On New Year’s Eve, Killian or I telephoned and I told him how upset I was about the late delivery of too few copies of #3, the miscommunication about the work he had accepted and my displeasure at his placing the work I had chosen for #3 in a separate section at the back of the issue. Shortly after our conversation, I wrote Killian that we should go our separate ways. I sent him a list of work he could publish in his own magazine from the typeset pages he’d sent. I would retain the No Apologies name, the distinctive striped cover and logo, and the pieces I had accepted, including Norse’s second instalment of his ‘The Honeymoon’ memoir. Later, Killian did create a magazine called Mirage, named after his favourite San Francisco bar.
I typeset and edited issues #4 and #5 on Brown University’s VM/370 mainframe, and had the magazines printed in Providence. These issues featured interviews with Cooper and Picano respectively. Issue #4 included poetry by Broumas and Donald Vining’s WWII New York City memoir. Issue #5 included a short story, ‘Telesex’, by Stan Leventhal, which featured full-body condoms and Michael Jackson as US president.
Interest in No Apologies increased nationally and internationally. A Different Light Bookstore’s standing order went from 10 for issue #1 to 50 by issue #5. NA was ordered by bookstores and universities in the US, the UK, Canada, Australia, and the Netherlands. My writing also gained national prominence again when my essay, “Living with A Lover or How to Stay Together without Killing Each Other’, was published in the 1986 Doubleday/Dolphin anthology Gay Life. Unfortunately, due to my graduation, the loss of my university mainframe access, my student and car debts, and my first job as a New England high school writing instructor to begin to rebuild my finances, I was unable to continue NA’s publication. This scuttled plans for a sixth issue that would have included poetry by James Broughton.
When I returned to San Francisco in July 1987, I found it surprisingly difficult to re-establish myself. In three years, the rents had more than doubled and there were double pages of obituaries in the gay newspapers due to the AIDS epidemic. The job market, which had seemed healthy when I had visited in February, had dried up. So, as when I graduated from Berkeley, I dove back into the temp pool. Fortunately, one of my former bosses fished me out, offering an insurance job with health benefits. Around this time, I attended a reading, where Killian was seated in front of me. Just before the reading began, he turned around and asked if I was still angry with him. I didn’t respond, the only answer I felt I could give with everyone listening.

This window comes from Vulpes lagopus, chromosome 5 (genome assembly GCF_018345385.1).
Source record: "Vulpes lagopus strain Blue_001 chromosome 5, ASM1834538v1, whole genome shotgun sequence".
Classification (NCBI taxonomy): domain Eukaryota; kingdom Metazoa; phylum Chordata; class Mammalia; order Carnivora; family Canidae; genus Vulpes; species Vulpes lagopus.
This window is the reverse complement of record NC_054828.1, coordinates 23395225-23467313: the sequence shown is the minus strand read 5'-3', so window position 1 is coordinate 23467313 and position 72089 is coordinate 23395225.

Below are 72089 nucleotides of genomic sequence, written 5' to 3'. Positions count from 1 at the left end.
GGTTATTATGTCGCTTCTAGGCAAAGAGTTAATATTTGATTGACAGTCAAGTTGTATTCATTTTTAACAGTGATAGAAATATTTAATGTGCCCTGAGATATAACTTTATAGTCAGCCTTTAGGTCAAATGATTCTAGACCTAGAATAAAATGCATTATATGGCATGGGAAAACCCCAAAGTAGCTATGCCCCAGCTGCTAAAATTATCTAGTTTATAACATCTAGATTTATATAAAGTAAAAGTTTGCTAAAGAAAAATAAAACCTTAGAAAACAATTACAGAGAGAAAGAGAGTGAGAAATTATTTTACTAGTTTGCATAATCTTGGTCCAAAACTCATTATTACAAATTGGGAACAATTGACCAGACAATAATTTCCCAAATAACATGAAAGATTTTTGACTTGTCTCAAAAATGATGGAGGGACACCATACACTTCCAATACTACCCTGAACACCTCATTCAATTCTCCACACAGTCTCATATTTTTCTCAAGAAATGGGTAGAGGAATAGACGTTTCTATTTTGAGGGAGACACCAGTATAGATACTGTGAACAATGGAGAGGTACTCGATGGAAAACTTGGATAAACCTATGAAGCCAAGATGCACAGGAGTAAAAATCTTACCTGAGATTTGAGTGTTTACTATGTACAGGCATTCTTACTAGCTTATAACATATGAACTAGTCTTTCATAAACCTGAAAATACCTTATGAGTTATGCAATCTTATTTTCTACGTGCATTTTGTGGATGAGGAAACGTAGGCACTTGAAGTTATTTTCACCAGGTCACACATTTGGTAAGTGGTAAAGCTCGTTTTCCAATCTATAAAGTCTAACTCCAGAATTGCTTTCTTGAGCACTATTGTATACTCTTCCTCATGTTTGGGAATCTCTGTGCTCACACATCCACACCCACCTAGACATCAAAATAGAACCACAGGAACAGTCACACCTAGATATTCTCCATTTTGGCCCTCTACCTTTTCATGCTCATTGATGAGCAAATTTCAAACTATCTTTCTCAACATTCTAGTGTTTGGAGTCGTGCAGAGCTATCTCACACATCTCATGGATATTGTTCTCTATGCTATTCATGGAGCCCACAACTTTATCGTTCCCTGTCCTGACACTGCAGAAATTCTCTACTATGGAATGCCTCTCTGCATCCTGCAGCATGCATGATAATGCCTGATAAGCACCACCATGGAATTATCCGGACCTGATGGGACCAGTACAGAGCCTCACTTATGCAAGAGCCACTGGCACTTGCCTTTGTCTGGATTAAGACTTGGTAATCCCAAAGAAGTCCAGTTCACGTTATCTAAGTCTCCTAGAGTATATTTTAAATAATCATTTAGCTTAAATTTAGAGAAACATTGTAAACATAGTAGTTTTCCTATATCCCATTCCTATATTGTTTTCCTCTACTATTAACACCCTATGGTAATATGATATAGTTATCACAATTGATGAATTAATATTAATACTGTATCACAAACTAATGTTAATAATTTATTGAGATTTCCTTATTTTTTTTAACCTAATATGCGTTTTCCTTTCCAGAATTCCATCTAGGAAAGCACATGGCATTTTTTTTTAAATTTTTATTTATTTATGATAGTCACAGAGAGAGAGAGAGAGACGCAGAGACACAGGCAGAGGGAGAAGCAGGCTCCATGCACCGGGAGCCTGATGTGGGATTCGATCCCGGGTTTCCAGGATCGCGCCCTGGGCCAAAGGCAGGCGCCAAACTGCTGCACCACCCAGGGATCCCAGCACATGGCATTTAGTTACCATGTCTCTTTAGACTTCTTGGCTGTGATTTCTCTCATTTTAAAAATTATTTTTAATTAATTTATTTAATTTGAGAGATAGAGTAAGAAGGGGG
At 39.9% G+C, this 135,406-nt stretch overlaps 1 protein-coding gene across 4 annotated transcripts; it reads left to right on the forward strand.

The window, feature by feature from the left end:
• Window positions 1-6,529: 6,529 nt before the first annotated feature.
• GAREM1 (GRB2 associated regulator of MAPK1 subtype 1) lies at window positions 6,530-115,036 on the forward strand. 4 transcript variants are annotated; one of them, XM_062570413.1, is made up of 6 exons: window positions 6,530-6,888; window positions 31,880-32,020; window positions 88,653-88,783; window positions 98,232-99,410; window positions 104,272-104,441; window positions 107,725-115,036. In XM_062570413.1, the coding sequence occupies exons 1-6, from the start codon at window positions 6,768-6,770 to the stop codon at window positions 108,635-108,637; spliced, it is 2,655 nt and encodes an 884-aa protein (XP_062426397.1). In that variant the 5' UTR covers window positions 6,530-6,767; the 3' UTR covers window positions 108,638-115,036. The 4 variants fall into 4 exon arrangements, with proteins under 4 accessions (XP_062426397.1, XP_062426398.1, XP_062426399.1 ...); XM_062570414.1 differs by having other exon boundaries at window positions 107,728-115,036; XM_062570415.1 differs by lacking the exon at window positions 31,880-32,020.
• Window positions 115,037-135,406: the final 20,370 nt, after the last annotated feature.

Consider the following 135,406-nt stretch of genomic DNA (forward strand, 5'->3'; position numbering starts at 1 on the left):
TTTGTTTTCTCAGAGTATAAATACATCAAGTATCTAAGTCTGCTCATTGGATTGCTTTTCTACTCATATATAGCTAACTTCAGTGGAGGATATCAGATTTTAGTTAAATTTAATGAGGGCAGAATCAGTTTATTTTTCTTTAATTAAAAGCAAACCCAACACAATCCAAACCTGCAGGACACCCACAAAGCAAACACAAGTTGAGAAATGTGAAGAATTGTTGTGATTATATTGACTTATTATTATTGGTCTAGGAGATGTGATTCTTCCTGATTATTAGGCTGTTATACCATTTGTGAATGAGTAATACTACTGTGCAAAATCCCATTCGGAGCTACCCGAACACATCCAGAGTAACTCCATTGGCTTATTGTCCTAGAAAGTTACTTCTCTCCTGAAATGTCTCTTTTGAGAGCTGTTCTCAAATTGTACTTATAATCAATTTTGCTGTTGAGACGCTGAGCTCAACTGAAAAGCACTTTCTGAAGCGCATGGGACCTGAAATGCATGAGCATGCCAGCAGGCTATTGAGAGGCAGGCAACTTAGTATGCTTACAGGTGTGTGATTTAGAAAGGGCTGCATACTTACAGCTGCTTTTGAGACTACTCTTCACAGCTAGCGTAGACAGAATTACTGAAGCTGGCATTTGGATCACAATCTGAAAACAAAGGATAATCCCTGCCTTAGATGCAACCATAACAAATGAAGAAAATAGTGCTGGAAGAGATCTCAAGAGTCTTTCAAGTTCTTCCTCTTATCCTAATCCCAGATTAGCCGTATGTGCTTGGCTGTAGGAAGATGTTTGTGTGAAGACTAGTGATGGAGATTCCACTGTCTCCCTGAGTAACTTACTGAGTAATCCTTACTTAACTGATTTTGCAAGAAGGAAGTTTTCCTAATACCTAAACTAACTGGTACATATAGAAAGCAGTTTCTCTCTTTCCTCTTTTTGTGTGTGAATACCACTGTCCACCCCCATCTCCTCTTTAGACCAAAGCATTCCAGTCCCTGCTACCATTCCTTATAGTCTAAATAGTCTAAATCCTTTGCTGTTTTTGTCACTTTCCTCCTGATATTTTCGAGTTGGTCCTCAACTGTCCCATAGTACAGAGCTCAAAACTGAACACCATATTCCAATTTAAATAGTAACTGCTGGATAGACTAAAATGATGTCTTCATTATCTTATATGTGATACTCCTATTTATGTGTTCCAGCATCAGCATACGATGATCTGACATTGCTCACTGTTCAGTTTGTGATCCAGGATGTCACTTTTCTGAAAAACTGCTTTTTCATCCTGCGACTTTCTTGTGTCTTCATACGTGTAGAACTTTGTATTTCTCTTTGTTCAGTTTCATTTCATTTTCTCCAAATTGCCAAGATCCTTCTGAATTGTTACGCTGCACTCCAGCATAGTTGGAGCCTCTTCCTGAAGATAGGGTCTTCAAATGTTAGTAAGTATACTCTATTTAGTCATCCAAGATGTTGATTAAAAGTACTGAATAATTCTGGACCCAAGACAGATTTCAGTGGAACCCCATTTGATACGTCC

Ironically, my return to San Francisco with a graduate degree in writing meant the end of No Apologies. With every paycheque going towards paying the bills, I had no money left to resume publication. Moreover, I was required to attend after-work insurance classes for two years and take three, four-hour, weekend, written exams to become certified to keep my job. Thus, I had no time, money, or energy to spare on a magazine. During 1987, I visited Abbott and Gunn in the Haight, but I didn’t become re-involved in their writing circles. Instead, I worked on my own projects. The first was Neurotika: a tale of the AIDS epidemic, with vignettes from my life and the lives of those I had known who had died. My text was accompanied by a beach audio tape loop, a wave breaking for each name. I performed this at the Whitman Bookshop in November 1988.
The second was as a reporter, interviewer, and announcer for Lavender News on the weekly, gay Fruit Punch radio program on KPFA-FM in 1989/90. This way I spent what little time I had keeping the gay community informed of legislation, protests, new AIDS drugs, readings, films, openings, and events. Occasionally, Killian and I saw each other at gay events, such as The James White Review’s annual reading or the 1990 OutWrite Conference, but we didn’t converse.
When Abbott died in 1992, Killian selected my Berkeley honours essay: ‘Robert Duncan, Aaron Shurin, Steve Abbott and the Gay Poetic Tradition’ from Abbott’s papers for the San Francisco Library Archives.
My last contact with Killian was on 14 January 2014 at the AQ 2013 Yearbook reading in San Francisco at Smack Dab on 18th Street and Castro. Readers at this event included two former No Apologies writers, Mycue and Kaplan, who I had also published in AQ. Killian attended with Ellingham. I took their photo together and Ellingham took mine with Killian. I signed their yearbooks with something like ‘Good to see you again’ and ‘Enjoy’. Unfortunately, it was the last time I saw Killian. AQ